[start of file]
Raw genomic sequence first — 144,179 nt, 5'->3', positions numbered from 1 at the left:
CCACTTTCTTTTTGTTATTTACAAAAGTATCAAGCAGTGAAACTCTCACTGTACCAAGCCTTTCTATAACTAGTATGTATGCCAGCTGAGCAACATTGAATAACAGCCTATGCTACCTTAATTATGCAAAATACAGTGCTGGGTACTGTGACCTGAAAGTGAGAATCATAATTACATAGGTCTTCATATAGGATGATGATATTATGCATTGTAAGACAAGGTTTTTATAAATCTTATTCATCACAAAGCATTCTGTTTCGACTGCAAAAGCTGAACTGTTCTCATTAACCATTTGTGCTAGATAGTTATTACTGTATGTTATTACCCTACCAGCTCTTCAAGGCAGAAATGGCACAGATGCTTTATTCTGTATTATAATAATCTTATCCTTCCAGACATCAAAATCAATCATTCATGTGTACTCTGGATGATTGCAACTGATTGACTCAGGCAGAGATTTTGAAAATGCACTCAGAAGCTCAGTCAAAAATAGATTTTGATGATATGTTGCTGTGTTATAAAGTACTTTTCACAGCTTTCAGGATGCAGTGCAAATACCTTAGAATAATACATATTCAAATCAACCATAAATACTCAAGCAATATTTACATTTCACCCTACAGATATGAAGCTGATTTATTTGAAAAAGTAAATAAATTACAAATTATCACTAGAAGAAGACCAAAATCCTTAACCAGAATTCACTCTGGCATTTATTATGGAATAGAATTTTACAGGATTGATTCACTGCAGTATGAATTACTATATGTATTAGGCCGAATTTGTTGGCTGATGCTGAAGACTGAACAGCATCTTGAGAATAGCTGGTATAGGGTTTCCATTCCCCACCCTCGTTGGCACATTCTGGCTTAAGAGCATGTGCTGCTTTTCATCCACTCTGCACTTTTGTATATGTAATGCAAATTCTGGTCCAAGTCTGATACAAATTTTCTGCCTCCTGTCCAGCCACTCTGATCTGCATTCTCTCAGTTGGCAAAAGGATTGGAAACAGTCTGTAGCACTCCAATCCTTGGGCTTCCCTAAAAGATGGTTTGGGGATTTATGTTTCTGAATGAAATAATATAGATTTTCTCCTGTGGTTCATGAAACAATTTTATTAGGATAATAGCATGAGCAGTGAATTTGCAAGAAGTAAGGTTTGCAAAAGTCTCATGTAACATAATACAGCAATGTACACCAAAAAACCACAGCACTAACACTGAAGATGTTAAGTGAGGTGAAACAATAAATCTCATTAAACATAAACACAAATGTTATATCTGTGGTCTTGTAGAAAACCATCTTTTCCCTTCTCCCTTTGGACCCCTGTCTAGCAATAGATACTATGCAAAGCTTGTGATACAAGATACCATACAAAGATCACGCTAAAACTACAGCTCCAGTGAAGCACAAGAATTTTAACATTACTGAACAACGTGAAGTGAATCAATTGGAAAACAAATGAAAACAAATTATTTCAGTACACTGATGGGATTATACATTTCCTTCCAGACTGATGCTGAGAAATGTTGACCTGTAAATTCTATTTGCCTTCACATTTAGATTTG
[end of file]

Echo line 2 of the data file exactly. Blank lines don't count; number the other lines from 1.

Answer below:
CCACTTTCTTTTTGTTATTTACAAAAGTATCAAGCAGTGAAACTCTCACTGTACCAAGCCTTTCTATAACTAGTATGTATGCCAGCTGAGCAACATTGAATAACAGCCTATGCTACCTTAATTATGCAAAATACAGTGCTGGGTACTGTGACCTGAAAGTGAGAATCATAATTACATAGGTCTTCATATAGGATGATGATATTATGCATTGTAAGACAAGGTTTTTATAAATCTTATTCATCACAAAGCATTCTGTTTCGACTGCAAAAGCTGAACTGTTCTCATTAACCATTTGTGCTAGATAGTTATTACTGTATGTTATTACCCTACCAGCTCTTCAAGGCAGAAATGGCACAGATGCTTTATTCTGTATTATAATAATCTTATCCTTCCAGACATCAAAATCAATCATTCATGTGTACTCTGGATGATTGCAACTGATTGACTCAGGCAGAGATTTTGAAAATGCACTCAGAAGCTCAGTCAAAAATAGATTTTGATGATATGTTGCTGTGTTATAAAGTACTTTTCACAGCTTTCAGGATGCAGTGCAAATACCTTAGAATAATACATATTCAAATCAACCATAAATACTCAAGCAATATTTACATTTCACCCTACAGATATGAAGCTGATTTATTTGAAAAAGTAAATAAATTACAAATTATCACTAGAAGAAGACCAAAATCCTTAACCAGAATTCACTCTGGCATTTATTATGGAATAGAATTTTACAGGATTGATTCACTGCAGTATGAATTACTATATGTATTAGGCCGAATTTGTTGGCTGATGCTGAAGACTGAACAGCATCTTGAGAATAGCTGGTATAGGGTTTCCATTCCCCACCCTCGTTGGCACATTCTGGCTTAAGAGCATGTGCTGCTTTTCATCCACTCTGCACTTTTGTATATGTAATGCAAATTCTGGTCCAAGTCTGATACAAATTTTCTGCCTCCTGTCCAGCCACTCTGATCTGCATTCTCTCAGTTGGCAAAAGGATTGGAAACAGTCTGTAGCACTCCAATCCTTGGGCTTCCCTAAAAGATGGTTTGGGGATTTATGTTTCTGAATGAAATAATATAGATTTTCTCCTGTGGTTCATGAAACAATTTTATTAGGATAATAGCATGAGCAGTGAATTTGCAAGAAGTAAGGTTTGCAAAAGTCTCATGTAACATAATACAGCAATGTACACCAAAAAACCACAGCACTAACACTGAAGATGTTAAGTGAGGTGAAACAATAAATCTCATTAAACATAAACACAAATGTTATATCTGTGGTCTTGTAGAAAACCATCTTTTCCCTTCTCCCTTTGGACCCCTGTCTAGCAATAGATACTATGCAAAGCTTGTGATACAAGATACCATACAAAGATCACGCTAAAACTACAGCTCCAGTGAAGCACAAGAATTTTAACATTACTGAACAACGTGAAGTGAATCAATTGGAAAACAAATGAAAACAAATTATTTCAGTACACTGATGGGATTATACATTTCCTTCCAGACTGATGCTGAGAAATGTTGACCTGTAAATTCTATTTGCCTTCACATTTAGATTTG